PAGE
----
PS3 is nifty, but it's a bit too pricey
After spending time with Sony's new PlayStation 3 game console last week, I understand why Micro- soft's Xbox team has been strutting lately...
Seattle Times staff columnist
After spending time with Sony's new PlayStation 3 game console last week, I understand why Microsoft's Xbox team has been strutting lately.
Don't get me wrong. The PS3 is an amazing machine. I'd love to have one sitting beneath my TV. But not for $500 or $600. That's just too expensive for a game console, even one that incorporates a bleeding-edge Blu-ray disc player.
It might be worthwhile if the PS3 were the greatest device ever for the living room. But its controls are a little quirky for people who aren't PlayStation fans, and it's not clear whether the PS3 will be as good for downloading movies and TV shows as the Xbox and Apple's upcoming set-top box.
Those limitations, combined with the high price, could scare away most of the mainstream consumers building out their high-definition TV setups.
Microsoft — and shareholders meeting Tuesday in Bellevue — should be thrilled. Xbox is on a roll. It helped Microsoft beat sales estimates last quarter, and now the $400 console looks like a bargain next to the PS3.
If you can get past the price and want the latest video technology, the PS3 seems great for movies and games. Some things about it are amazing. When you scroll over the on-screen movie icon, it plays high-def thumbnails of movies stored on the hard drive. But its PS2-like interface seems dated and a little awkward.
The PS3 is great for viewing digital photos on a TV. Its slide-show feature makes pictures appear like 3-by-5 prints floating on a white surface that glides by as more pictures appear. It even displays a 35 mm "negative."
What's really special about the PS3 is its graphics processing power. An NBA game had incredible details — pebbles on the ball and beads of sweat that shimmer and drip down players. But the game play didn't seem much different from an Xbox.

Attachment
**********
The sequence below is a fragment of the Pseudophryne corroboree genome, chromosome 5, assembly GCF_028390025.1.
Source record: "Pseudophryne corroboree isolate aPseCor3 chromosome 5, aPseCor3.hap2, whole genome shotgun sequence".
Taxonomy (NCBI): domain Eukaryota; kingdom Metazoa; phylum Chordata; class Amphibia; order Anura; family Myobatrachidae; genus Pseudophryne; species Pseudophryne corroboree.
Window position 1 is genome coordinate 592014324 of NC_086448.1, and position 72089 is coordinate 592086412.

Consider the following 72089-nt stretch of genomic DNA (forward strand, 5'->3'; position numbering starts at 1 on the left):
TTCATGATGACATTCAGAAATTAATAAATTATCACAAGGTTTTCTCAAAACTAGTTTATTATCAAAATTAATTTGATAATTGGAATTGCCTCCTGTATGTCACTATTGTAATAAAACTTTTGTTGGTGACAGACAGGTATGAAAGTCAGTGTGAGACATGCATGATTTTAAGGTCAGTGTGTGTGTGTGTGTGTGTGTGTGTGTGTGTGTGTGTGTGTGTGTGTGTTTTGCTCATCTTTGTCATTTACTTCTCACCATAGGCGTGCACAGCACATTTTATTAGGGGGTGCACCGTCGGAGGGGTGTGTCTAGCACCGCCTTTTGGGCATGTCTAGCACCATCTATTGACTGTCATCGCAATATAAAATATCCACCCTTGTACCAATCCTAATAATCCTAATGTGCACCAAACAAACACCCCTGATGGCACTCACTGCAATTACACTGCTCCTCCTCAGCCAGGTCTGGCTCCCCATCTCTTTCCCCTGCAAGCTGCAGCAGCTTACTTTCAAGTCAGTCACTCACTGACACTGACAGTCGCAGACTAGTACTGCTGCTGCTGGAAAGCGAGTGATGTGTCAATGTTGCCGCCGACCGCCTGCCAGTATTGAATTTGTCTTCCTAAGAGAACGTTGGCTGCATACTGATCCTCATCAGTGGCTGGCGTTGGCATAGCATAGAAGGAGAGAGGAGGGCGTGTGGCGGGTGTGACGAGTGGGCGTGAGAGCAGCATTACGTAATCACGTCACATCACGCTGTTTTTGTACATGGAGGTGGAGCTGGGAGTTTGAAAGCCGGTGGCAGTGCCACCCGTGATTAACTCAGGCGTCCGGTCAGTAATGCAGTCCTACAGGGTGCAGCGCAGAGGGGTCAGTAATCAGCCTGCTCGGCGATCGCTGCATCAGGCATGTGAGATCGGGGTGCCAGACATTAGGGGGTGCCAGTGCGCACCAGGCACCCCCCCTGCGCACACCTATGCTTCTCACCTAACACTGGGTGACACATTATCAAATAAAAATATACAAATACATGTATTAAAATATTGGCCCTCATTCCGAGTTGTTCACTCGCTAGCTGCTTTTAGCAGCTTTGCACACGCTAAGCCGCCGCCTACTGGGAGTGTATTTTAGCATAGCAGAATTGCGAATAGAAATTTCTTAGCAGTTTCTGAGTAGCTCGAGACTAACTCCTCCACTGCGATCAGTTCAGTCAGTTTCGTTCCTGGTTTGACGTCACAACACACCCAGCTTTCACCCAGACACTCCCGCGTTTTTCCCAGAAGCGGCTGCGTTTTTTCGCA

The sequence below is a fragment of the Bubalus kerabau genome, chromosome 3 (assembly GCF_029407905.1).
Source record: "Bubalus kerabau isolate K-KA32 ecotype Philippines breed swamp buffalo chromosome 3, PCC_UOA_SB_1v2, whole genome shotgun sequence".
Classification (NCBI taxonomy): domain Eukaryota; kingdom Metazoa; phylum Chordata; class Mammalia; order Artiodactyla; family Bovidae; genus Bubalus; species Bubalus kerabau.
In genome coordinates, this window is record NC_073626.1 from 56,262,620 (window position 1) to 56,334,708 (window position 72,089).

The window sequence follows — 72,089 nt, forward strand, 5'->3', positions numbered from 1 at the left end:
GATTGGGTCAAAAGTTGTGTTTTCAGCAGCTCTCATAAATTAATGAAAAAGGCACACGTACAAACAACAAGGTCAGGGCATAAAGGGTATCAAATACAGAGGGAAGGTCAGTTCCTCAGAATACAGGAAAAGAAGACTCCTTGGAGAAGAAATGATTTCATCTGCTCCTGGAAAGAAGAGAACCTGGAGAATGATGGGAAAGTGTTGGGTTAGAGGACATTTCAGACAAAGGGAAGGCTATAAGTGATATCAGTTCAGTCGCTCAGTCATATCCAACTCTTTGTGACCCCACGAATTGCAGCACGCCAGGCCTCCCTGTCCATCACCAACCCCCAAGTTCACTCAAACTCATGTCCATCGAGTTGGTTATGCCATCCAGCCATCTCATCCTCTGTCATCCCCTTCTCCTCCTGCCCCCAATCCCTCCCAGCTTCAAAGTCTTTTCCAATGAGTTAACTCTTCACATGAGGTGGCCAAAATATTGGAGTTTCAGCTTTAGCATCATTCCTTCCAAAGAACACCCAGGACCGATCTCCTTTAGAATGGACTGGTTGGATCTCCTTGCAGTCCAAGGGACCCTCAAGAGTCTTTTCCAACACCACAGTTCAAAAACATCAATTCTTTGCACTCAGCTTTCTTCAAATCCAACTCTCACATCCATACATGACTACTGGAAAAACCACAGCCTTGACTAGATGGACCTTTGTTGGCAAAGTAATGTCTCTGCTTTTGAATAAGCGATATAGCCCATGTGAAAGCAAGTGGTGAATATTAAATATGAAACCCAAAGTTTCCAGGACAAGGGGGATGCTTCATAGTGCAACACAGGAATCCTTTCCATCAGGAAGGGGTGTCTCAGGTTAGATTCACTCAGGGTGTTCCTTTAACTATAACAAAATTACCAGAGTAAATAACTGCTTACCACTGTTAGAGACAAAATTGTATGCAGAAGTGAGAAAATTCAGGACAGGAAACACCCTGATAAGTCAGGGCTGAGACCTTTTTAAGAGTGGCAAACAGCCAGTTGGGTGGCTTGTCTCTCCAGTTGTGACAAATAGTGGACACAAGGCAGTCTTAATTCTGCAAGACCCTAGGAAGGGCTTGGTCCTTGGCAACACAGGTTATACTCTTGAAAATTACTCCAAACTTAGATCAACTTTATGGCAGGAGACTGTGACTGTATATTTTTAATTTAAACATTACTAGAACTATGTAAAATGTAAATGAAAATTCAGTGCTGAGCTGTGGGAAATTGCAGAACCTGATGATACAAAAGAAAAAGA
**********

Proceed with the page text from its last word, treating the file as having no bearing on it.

The shooting game called "Resistance: Fall of Man" is supposed to be a hot launch title. It was great but seemed derivative, a blend of the top Xbox franchises, "Halo" and "Call of Duty."
You play a World War II-era soldier fighting alien invaders in Europe. The graphics are impressive but it doesn't take advantage of the PS3's motion-sensitive controllers, a feature Xbox doesn't have.
I played the console at a suite in the Fairmont Olympic Hotel. Surprisingly, Sony did the demonstration with test units that had some glitches. The screen went blank a few times, apparently because of fingerprints on the discs.
One thing that's nice about the PS3 is Sony's more open approach. You can expand it with PC accessories and even run Linux.
When the PS3 goes on sale Friday, it'll probably sell out within hours. The $500 version has a 20 gigabyte drive and the $600 one has a 60 gig drive, Wi-Fi and a Flash-card reader.
With the Xbox, you want the $400 model and not the stripped-down $300 "core" system.
Given the PS3's flexibility, its basic model seems fine. If you want Wi-Fi, get a cheap USB adapter. For more storage, add an external PC drive.
Both PS3s have Blu-ray drives, which delayed the console, upped its price and limited its supply. Sony's pushing the format, but I wonder if it's worth the effort.
Sony should sell one for $400 without a Blu-ray drive, if it wants to scare the folks in Redmond.
Brier Dudley's column appears Mondays. Reach him at firstname.lastname@example.org.
About Brier Dudley
Brier Dudley offers a critical look at technology and business issues affecting the Northwest.
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